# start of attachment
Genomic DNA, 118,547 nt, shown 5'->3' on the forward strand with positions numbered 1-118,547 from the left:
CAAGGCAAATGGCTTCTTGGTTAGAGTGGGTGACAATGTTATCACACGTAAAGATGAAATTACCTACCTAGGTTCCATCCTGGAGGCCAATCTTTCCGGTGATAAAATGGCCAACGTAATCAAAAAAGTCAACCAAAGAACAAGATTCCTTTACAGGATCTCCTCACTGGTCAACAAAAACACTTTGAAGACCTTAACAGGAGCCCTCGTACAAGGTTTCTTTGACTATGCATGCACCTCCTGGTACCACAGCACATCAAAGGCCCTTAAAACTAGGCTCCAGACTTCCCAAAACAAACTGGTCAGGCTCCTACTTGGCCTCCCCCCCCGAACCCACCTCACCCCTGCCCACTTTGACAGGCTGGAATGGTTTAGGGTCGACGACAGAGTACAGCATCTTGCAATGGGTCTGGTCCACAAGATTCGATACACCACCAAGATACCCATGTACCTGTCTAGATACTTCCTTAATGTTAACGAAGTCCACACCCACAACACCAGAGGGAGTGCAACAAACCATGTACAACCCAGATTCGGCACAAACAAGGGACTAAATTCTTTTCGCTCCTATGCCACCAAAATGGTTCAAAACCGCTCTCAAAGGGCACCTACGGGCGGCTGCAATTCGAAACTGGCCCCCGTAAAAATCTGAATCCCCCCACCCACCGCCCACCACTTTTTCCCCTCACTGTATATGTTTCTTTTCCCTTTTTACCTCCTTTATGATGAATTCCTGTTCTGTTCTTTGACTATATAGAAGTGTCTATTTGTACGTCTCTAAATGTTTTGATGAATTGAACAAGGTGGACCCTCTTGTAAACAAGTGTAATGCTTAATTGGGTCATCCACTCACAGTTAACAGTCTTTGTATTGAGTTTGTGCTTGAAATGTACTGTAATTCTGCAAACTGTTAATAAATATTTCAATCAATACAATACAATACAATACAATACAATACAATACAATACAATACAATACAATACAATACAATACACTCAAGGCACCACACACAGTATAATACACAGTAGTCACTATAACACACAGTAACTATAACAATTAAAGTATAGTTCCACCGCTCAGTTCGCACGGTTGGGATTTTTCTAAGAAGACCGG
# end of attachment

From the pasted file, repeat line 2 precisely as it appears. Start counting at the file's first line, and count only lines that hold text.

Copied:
CAAGGCAAATGGCTTCTTGGTTAGAGTGGGTGACAATGTTATCACACGTAAAGATGAAATTACCTACCTAGGTTCCATCCTGGAGGCCAATCTTTCCGGTGATAAAATGGCCAACGTAATCAAAAAAGTCAACCAAAGAACAAGATTCCTTTACAGGATCTCCTCACTGGTCAACAAAAACACTTTGAAGACCTTAACAGGAGCCCTCGTACAAGGTTTCTTTGACTATGCATGCACCTCCTGGTACCACAGCACATCAAAGGCCCTTAAAACTAGGCTCCAGACTTCCCAAAACAAACTGGTCAGGCTCCTACTTGGCCTCCCCCCCCGAACCCACCTCACCCCTGCCCACTTTGACAGGCTGGAATGGTTTAGGGTCGACGACAGAGTACAGCATCTTGCAATGGGTCTGGTCCACAAGATTCGATACACCACCAAGATACCCATGTACCTGTCTAGATACTTCCTTAATGTTAACGAAGTCCACACCCACAACACCAGAGGGAGTGCAACAAACCATGTACAACCCAGATTCGGCACAAACAAGGGACTAAATTCTTTTCGCTCCTATGCCACCAAAATGGTTCAAAACCGCTCTCAAAGGGCACCTACGGGCGGCTGCAATTCGAAACTGGCCCCCGTAAAAATCTGAATCCCCCCACCCACCGCCCACCACTTTTTCCCCTCACTGTATATGTTTCTTTTCCCTTTTTACCTCCTTTATGATGAATTCCTGTTCTGTTCTTTGACTATATAGAAGTGTCTATTTGTACGTCTCTAAATGTTTTGATGAATTGAACAAGGTGGACCCTCTTGTAAACAAGTGTAATGCTTAATTGGGTCATCCACTCACAGTTAACAGTCTTTGTATTGAGTTTGTGCTTGAAATGTACTGTAATTCTGCAAACTGTTAATAAATATTTCAATCAATACAATACAATACAATACAATACAATACAATACAATACAATACAATACAATACAATACAATACACTCAAGGCACCACACACAGTATAATACACAGTAGTCACTATAACACACAGTAACTATAACAATTAAAGTATAGTTCCACCGCTCAGTTCGCACGGTTGGGATTTTTCTAAGAAGACCGG